Some Connecticut school districts tell state they’ll keep Native American mascots, forgo funding

Photo of Alex Putterman
Football with laces out. Stock photo

Football with laces out. Stock photo

Rich Johnson of Spectacle Photo / Getty Images/Flickr RF

While many Connecticut schools have shed Native American mascots in recent years amid changing public opinion and a new state law, several districts say they will continue to use nicknames and logos associated with indigenous groups — even if that means sacrificing state funds to do so.

The towns of Killingly, Windsor and Derby, as well as the school district serving Woodbury and Bethlehem, have informed the state that their schools will keep all current mascots, according to documents obtained by Hearst Connecticut Media. Those decisions come despite a bill passed last year barring towns that use Native American nicknames or logos without tribal consent from receiving annual slot machine payouts from the Mashantucket Pequot and Mohegan tribes.

Pending an official ruling from the Office of Policy and Management, Derby stands to lose $207,304 in state funding next year, while Killingly will forfeit $94,184 and Bethlehem will miss out on $4,125. Windsor and Woodbury are not allotted money from the Mashantucket Pequot/Mohegan Fund for the coming year and therefore will not face a financial consequence for keeping their mascots.

Of 12 school districts the state designated last year as having unacceptable nicknames or mascots, five have since rebranded, three have chosen to maintain their “Warriors” nicknames while eliminating associated Native American imagery, and the remaining four have thus far kept their mascots in place.

Under the new law, districts have until July 1 to replace all Native American nicknames and logos, unless granted an extension by OPM.

In January, OPM asked all 169 Connecticut municipalities to complete a form disclosing nicknames and mascots for all public schools so the agency can determine which towns stand to lose tribal funding. On those forms, some school districts explained their intentions to remove Native American mascots, while others stood by their current nicknames and/or imagery.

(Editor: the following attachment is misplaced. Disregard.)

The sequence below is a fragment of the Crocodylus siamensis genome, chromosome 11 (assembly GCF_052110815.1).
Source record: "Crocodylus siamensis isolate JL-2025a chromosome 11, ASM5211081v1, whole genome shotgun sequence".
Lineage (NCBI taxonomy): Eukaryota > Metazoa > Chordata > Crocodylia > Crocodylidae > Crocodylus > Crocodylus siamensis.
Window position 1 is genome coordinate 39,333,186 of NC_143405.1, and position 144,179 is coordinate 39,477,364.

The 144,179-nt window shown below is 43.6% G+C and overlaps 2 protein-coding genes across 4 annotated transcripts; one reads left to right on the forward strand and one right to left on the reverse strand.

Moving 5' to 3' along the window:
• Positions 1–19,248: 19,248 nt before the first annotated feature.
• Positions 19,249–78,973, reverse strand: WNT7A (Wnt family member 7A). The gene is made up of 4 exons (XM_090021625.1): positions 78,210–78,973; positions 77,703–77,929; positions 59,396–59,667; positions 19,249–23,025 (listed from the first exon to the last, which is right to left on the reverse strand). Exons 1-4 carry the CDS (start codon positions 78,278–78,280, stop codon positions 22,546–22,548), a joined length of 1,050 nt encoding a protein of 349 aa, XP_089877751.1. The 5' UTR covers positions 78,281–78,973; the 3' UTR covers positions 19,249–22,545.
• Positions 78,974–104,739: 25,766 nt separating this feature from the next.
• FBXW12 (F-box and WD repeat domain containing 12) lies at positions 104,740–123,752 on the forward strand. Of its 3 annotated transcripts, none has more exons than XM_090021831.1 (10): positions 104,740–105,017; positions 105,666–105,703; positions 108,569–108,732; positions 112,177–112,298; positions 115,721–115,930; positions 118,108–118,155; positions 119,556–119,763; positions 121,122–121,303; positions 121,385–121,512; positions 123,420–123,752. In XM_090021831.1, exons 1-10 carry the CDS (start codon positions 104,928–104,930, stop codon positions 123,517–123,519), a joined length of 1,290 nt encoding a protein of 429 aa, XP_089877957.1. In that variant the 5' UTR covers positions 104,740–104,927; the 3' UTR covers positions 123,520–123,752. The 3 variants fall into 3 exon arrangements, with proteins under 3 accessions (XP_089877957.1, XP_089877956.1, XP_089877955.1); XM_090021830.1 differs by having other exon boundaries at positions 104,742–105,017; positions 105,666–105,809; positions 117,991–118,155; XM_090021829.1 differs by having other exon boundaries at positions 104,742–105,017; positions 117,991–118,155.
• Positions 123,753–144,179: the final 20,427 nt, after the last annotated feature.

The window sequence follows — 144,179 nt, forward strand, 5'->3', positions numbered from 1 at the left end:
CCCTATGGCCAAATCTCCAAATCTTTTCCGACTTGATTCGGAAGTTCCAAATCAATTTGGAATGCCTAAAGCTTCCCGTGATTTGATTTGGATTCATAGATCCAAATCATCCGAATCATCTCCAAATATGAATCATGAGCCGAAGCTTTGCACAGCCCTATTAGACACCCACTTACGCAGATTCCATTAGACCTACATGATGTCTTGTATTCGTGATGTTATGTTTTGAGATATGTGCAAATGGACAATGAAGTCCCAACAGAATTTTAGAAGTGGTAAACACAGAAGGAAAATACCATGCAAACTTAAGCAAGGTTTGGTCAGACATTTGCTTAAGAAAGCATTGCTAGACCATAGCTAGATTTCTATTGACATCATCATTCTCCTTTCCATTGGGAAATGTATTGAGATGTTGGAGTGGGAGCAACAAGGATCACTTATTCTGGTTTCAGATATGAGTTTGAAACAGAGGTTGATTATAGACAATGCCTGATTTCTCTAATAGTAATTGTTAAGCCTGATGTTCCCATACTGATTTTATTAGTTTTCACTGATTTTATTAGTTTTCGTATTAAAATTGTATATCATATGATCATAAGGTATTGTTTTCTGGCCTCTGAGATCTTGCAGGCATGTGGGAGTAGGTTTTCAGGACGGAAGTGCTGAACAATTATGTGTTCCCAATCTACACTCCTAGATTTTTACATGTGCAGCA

Among the notable submissions:

  Killingly officials said they will retain the local high school’s “Redmen” mascot, which the town jettisoned in 2019, then restored in early 2020 following political backlash.

  Windsor, whose high school uses a “Warriors” nickname with an arrowhead logo, attached a letter from superintendent Terrell Hill reading, “At this time, I have not been directed by the Windsor Board of Education to engage the community in discussions regarding the changing of the WHS Warriors name. Until I have been instructed to do so, the name, Windsor High School Warriors, will remain.”

  Officials in Woodbury and Bethlehem checked a box indicating that Nonnewaug High does not use a mascot associated with Native Americans, despite the school maintaining a nickname, “Chiefs,” that the state has previously characterized as an offending mascot.

  Derby, whose middle and high schools both use the nickname “Red Raiders” along with several logos containing Native American imagery, attached a letter from Schaghticoke Tribal Nation, a state-recognized tribe with an office in the town. According to the letter, which does not mention Derby specifically, the Schaghticokes approve of Native American-inspired mascots in certain contexts, “as a public means of sustaining Native American culture and history of Connecticut’s first citizens.”

  Torrington High has made no official announcement about changing its “Red Raiders” nickname, but officials told the state that the school is now known simply as the “Raiders.”

  Wilton officials explained that Wilton High’s logo depicts a “traditional Roman spear head,” not a Native one, and that the image was recently updated to make the distinction more clear.

  School districts in Watertown and Montville requested additional time to implement new mascots that have already been approved by the towns’ respective boards of education. Watertown High, formerly the Indians, will become the Warriors this summer, while Montville High, also formerly the Indians, has not yet chosen a new mascot. Both districts assured the state that their changes will take effect before July 1, in compliance with the new law.